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Scheherazade S. Rehman and Hossein Askari, “How Islamic are Islamic Countries?” , Global Economy Journal, vol. 10, issue 2, 2010, pp. 1-37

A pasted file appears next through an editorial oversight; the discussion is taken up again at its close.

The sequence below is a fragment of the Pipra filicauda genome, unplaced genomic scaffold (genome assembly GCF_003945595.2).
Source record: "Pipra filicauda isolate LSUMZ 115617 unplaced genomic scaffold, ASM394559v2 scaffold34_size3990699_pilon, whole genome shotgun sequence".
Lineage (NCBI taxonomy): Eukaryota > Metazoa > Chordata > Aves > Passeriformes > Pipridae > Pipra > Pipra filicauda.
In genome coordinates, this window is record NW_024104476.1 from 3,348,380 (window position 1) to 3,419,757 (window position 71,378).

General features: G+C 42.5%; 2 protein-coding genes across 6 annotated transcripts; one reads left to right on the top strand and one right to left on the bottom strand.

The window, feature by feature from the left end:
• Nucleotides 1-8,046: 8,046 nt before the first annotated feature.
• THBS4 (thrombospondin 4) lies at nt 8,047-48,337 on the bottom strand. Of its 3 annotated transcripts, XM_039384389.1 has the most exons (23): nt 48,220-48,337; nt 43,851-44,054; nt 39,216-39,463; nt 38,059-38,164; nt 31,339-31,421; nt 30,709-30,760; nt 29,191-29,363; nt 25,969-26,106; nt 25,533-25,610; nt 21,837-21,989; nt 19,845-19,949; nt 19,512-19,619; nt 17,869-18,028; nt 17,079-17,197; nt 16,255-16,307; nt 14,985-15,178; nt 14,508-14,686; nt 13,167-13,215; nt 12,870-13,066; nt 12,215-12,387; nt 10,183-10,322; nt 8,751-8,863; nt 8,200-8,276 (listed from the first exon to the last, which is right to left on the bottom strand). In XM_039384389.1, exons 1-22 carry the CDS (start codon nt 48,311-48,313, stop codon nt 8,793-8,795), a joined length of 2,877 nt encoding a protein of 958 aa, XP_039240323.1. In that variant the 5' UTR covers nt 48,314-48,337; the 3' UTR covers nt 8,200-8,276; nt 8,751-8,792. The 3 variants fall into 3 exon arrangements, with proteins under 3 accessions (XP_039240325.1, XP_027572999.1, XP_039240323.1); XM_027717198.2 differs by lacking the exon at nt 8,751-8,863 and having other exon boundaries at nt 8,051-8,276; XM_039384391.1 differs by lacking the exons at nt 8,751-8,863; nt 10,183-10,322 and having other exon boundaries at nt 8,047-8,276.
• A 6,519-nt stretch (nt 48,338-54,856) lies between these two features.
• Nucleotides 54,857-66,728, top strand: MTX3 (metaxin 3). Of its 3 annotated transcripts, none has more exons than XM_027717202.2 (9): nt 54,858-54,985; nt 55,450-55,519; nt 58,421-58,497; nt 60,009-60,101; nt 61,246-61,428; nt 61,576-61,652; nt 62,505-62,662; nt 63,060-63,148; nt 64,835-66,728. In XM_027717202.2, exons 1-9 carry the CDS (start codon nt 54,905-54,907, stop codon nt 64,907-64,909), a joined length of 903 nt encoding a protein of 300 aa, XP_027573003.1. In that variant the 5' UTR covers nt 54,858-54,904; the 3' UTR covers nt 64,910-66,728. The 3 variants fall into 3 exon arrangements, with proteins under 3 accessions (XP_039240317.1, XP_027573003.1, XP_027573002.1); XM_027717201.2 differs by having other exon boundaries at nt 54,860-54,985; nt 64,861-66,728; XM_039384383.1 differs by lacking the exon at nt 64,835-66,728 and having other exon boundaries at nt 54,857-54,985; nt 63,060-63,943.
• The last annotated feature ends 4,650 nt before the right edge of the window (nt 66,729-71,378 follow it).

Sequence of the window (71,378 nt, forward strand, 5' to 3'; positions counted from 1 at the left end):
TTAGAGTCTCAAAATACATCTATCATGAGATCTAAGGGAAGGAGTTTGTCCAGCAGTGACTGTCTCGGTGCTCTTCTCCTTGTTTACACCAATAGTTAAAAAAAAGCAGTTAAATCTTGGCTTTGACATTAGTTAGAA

In the post 9/11 era, there is growing interest in the complex relationship between religion, economics, finance, politics, law, and social behavior. This has brought with it a disagreement on how to investigate the impact of religiosity, whether religion affects the economic, political, and social outlook of countries or whether these factors affect religiosity? In other words, should religion be viewed as a dependent or an independent variable? In this paper we ask what we believe to be the precursor question to such linkages, namely, do self-declared Islamic countries, as attested by membership in the OIC (Organization of Islamic Conference), embrace policies that are founded on Islamic teachings? We believe that only once this question is addressed can one begin to estimate how Islam adherence to Islam may affect economic, political and social behavior. In the first part of the paper we present what we believe should be the characteristics and scaffolding of an “Islamic” country. We base our depiction on the Quran, and the life, practices and sayings of the Prophet Mohammad – the two principal channels that provide Muslims with the road map. In the second part, we develop an index to measure the “Islamicity” of Islamic and non-Islamic countries. This IslamicityIndex (or I2) measures 208 countries adherence to Islamic principles using four sub-indices related to economics, legal and governance, human and political rights, and international relations.